Turbulent year with flight delays and cancelled flights

Some reflections regarding flight delays and cancelled flights



Finally Christmas Eve and time for some Christmas vacation. It has really been a turbulent year. Travelright started their business in February and the number of delayed flight passengers seeking Travelright help has literally exploded since then. I’m very impressed by Travelrights technical platform with IT systems and data bases. Their CEO Peder Nilsson has a clear vision of how Travelright will be present in all EU countries within end of 2015. It will be very exciting to follow their rapid expansion in Europe.

On behalf of Travelright I have issued law suits against almost all airlines flying to and from Sweden and I have settled with all except one, Norwegian.

Why Norwegian has chosen not to follow EU Regulation 261/2004 I don’t know but I do know in the long run they will fail. There is a fortune at stake for Norwegian. Travelright made an estimate that maybe 90.000 of Norwegian’s long haul passengers have demands of 600 euro after suffering flights delays to and from New York, Ft Lauderdale, Oakland , San Francisco, Los Angeles and Bangkok on more than 308 delayed flights from August 2013 to August 2014. The total claim amounts to 50 million euro or approximately one year’s profit before tax for Norwegian. It will be interesting to see how they will deal with this claim in their annual report for 2014. There was not a single word regarding passengers delay claims in their annual report for 2013 which really surprised me. How can they not deal with claims this size and at least comment upon them? Is that even legal?

A lot of other things have happened during 2014. A new English case from the UK Supreme Court Jet2.com vs Ronald Huzar has clarified the ECJ case from 2008, Wallentin Hermann. It has now been established that technical errors not caused by product liability and that the airline did not detect and should not be able to detect are the airline’s responsability. The airlines therefore can no longer defend themselves with technical malfunctions.

The perhaps most well known flight delay case in Sweden, Trued Holmquist vs Norwegian in district Court of Attunda, Stockholm (the Charlotta case) is progressing towards trial in February 2015. Supported by Jet2.com vs Huzar the family in the Charlotta case has motioned for an intermediate verdict based upon the circumstances of the case. Norwegian in their turn has surprisingly motioned for a stay of proceedings awaiting the final outcome of the Dutch case van der Lans in the European Court of Justice. Such a stay would probably delay the Charlotta case for years. I work almost full time with Aviation matters and keep a fairly good track of what is going on in the various national Courts of the EU. I had not even heard of the van der Lans case though. Norwegian has continuously been blaming Boeing for their problems with the Dreamliner. That defense was very weak even before the Jet2.com vs Huzar and now probably totally shot out of the water. So the van der Lans maneouvre made me suspicious. I therefore contacted Travelrights colleagues in Holland, EuClaim. They assist delayed flight passengers in UK and the Netherlands. And Lo and Behold! The van der Lans case was a decision by a single lower Court judge at the Dutch Court Rechtsbank Amsterdam. Not even the judges in the Rechtsbank Amsterdam stayed any cases due to van der Lans. No other Courts in Holland did either, since no one believes that van der Lans will have any effect upon the consequences of the Jet2.com vs Huzar. I have therefore asked the Attunda District Court to disregard van der Lans and immediately  rule in the Charlotta case awarding the Holmquist family their flight delay compensation. Soon to be followed…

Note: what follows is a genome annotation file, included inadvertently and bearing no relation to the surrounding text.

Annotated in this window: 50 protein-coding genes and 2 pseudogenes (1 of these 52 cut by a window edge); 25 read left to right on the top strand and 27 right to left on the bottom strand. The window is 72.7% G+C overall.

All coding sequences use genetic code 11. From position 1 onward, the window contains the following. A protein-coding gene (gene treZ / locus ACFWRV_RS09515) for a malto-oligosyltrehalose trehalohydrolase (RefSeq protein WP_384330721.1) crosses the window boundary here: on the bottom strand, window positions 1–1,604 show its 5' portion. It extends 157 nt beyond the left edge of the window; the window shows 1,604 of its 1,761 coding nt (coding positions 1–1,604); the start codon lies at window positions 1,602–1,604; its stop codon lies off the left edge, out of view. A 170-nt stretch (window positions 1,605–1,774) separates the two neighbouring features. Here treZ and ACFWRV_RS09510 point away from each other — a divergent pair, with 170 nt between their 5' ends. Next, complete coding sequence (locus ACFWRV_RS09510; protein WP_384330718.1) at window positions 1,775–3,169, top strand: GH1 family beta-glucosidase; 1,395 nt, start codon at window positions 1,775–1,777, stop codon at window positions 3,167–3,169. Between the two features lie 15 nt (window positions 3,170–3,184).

The EU Commission already back in 2013 came with an amendement proposal to EU Regulation 261/2004 where they want to write in the right to flight delay compensation into the regulation and at the same time prolong the time limits for right to flight delay compensation from 3 hours to 7, 9 and 12 hours. The proposal har been objected in the EU Parliament and the Council. It remains to be seen what will be final outcome during 2015.

Finally I want to wish all flight passengers, delayed or not,

A Merry Christmas

and a

Happy New Year!